Pros of Having a Website:

  1. Establishes Credibility: A website provides a platform for you to establish yourself as an authority within your niche. It allows you to showcase your expertise, create valuable content, and build trust with your audience.
  2. Control Over Content: With your own website, you have full control over the content you publish, including blog posts, reviews, and recommendations. This gives you the freedom to tailor your content to your audience’s interests and preferences. You guys read above where I mentioned the algorithm controls most everything you see on social media. If you have a website or an email list that you are targeting your marketing to, you have much more control over the eyeballs seeing your posts or links.
  3. SEO Opportunities: Having a website enables you to optimize your content for search engines, making it easier for potential customers to find you through organic search. This can result in higher visibility and traffic over time.
  4. Flexibility and Customization: A website offers flexibility in terms of design, layout, and branding. You can customize your website to align with your style and brand identity, helping you stand out in a crowded market.
  5. Capture Leads and Build an Email List: A website allows you to capture leads and build an email list, which can be invaluable for nurturing relationships with your audience and promoting affiliate offers over time.

Alternatives to a Website:

  1. Social Media Platforms: You can leverage social media platforms like Instagram, Facebook, TikTok and Pinterest to promote affiliate products and engage with your audience. However, keep in mind that you’ll need to comply with each platform’s policies regarding affiliate links and promotions.
  2. YouTube Channel: Creating a YouTube channel is another effective way to engage with your audience and promote affiliate products. YouTube provides an opportunity to showcase product demonstrations, reviews, tutorials, and more.
  3. Email Marketing: While technically not a substitute for a website, you can still engage in affiliate marketing through email marketing campaigns. Building an email list allows you to communicate directly with your subscribers and promote affiliate offers via email newsletters and promotional messages.

Ultimately, the key is to focus on providing value to your audience and choosing platforms that align with you.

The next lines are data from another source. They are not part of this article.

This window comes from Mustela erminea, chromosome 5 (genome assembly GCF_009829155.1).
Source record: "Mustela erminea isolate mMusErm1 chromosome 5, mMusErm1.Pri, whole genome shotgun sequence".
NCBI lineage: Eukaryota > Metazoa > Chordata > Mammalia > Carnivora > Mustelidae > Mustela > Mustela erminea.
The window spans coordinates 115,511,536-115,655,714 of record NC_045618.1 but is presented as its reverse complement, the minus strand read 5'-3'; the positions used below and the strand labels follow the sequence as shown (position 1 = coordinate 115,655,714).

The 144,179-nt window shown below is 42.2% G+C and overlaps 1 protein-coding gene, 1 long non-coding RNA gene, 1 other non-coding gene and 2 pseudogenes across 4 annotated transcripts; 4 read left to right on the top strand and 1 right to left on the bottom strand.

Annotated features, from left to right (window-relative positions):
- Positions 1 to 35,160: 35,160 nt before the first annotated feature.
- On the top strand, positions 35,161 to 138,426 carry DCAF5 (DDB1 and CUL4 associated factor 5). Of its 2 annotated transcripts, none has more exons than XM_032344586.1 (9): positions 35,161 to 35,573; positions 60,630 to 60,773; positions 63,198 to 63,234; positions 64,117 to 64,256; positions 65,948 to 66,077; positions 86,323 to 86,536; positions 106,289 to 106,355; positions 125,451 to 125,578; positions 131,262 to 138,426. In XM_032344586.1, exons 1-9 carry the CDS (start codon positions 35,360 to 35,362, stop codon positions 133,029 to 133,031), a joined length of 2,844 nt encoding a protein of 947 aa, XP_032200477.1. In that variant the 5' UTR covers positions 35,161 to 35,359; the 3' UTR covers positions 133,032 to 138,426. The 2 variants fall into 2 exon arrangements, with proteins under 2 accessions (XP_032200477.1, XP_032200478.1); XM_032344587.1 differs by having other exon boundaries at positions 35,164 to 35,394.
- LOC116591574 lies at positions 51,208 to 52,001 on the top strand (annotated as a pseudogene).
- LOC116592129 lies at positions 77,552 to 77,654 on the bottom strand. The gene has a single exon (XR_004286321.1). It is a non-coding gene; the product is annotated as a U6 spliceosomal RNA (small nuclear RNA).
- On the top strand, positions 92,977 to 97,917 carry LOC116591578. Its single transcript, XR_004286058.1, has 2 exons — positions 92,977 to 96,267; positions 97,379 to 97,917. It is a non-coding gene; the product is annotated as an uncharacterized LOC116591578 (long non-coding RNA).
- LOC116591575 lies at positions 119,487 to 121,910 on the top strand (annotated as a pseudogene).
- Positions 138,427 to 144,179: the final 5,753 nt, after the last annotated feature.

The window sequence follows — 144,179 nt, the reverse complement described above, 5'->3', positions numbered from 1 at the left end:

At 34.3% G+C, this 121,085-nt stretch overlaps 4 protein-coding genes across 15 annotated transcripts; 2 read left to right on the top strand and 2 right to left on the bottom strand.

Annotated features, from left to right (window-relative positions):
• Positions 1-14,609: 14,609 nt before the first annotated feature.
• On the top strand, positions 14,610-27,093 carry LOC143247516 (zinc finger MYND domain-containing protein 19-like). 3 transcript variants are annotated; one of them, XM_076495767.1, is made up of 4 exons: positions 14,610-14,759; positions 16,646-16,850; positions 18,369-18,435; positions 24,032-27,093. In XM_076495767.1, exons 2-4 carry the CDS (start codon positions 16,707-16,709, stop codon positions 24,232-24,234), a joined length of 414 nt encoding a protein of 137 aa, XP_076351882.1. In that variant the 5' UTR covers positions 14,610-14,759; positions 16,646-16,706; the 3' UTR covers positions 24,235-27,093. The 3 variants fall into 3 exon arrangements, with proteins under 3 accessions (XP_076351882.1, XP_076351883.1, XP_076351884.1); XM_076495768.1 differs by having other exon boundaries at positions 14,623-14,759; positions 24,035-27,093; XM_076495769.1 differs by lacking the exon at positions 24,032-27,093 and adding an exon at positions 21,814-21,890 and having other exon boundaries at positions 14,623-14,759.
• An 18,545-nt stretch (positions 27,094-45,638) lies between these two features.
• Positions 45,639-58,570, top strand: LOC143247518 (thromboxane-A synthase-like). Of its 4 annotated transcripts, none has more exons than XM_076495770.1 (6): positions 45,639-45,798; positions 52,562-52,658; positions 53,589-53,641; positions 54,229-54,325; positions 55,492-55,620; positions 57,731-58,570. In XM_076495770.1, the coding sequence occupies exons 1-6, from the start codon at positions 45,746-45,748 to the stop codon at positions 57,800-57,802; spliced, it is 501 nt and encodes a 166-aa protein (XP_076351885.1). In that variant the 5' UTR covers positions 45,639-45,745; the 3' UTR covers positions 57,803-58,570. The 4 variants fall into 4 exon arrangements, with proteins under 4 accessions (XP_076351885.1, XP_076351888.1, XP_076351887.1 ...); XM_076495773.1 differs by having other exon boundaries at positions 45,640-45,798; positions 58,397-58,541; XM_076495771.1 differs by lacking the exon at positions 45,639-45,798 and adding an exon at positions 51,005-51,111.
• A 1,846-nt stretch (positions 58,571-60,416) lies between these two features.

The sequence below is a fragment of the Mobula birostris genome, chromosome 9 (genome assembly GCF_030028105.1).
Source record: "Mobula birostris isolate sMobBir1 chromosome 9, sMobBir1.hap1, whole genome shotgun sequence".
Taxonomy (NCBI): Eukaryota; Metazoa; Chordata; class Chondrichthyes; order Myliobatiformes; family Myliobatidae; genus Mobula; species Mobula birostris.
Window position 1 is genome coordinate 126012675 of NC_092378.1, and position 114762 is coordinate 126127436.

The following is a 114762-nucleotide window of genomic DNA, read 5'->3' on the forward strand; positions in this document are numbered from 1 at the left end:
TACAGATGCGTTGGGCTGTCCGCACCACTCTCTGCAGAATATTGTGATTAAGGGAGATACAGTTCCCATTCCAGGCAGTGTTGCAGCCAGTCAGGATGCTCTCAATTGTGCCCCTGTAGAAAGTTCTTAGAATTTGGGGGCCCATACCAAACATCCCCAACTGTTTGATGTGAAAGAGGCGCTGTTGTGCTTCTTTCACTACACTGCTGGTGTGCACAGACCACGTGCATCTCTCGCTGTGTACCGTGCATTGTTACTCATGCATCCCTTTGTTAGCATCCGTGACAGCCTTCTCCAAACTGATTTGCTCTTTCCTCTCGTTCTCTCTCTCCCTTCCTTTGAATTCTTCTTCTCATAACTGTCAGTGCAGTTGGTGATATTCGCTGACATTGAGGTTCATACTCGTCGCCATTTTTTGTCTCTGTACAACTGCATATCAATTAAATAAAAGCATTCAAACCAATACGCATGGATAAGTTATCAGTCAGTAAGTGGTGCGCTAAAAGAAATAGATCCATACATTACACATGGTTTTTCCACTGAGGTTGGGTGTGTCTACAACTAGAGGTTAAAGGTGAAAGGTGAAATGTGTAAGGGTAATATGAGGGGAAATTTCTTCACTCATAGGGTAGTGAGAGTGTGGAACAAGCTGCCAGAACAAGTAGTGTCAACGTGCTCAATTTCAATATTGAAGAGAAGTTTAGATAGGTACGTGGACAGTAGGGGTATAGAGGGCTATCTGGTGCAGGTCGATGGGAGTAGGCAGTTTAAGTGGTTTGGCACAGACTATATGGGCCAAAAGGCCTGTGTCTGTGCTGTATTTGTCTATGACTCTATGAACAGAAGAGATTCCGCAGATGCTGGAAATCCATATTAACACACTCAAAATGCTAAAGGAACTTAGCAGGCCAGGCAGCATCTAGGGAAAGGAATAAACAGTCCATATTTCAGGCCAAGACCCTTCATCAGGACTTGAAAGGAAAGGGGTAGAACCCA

Most of the people I have been seeing on social media promoting digital marketing as a career are hyper-focused on building an email list that they can nurture over time to make sales. Some have a landing page, but that landing page is full of links and nothing more. I find that to be in poor taste, but that’s just me! I like to provide tons of value while folding in links that make sense.

The above image is an example of a blog post in which I was sharing my most loved beauty products that were on sale. I shared it on the blog as well as via the social communities. Sephora has an affiliate program where I was able to grab links to share.


This is such a good question! To me, it really depends on what your end goal is. If you really want to make this a career, I think it’s important to invest in good education. Just as you would any other business venture. You should absolutely spend time learning before jumping in. No one wants to spin their wheels and waste time or money when starting a new business. It is important to have a strategy, define what your niche is and learn the ins and outs. I’ll talk more about a couple courses I recommend next.

Getting started as an affiliate typically doesn’t require significant upfront costs, but as I mentioned above, there may be some expenses depending on your approach and goals. Here are some potential costs to consider:

  1. Website Hosting and Domain Name: If you choose to create a website for your affiliate marketing efforts, you’ll need to purchase web hosting and a domain name. While there are affordable hosting options available, these expenses can vary depending on the provider and the features you require.
  2. Website Design and Development: While it’s possible to create a basic website using free or low-cost website builders, you may choose to invest in professional web design and development services to create a more polished and professional-looking site.
  3. Content Creation: Creating high-quality content is essential for attracting and engaging your audience. Depending on your skills and resources, you may need to invest in content creation tools, such as graphic design software, video editing software, or hiring freelancers to create content for you.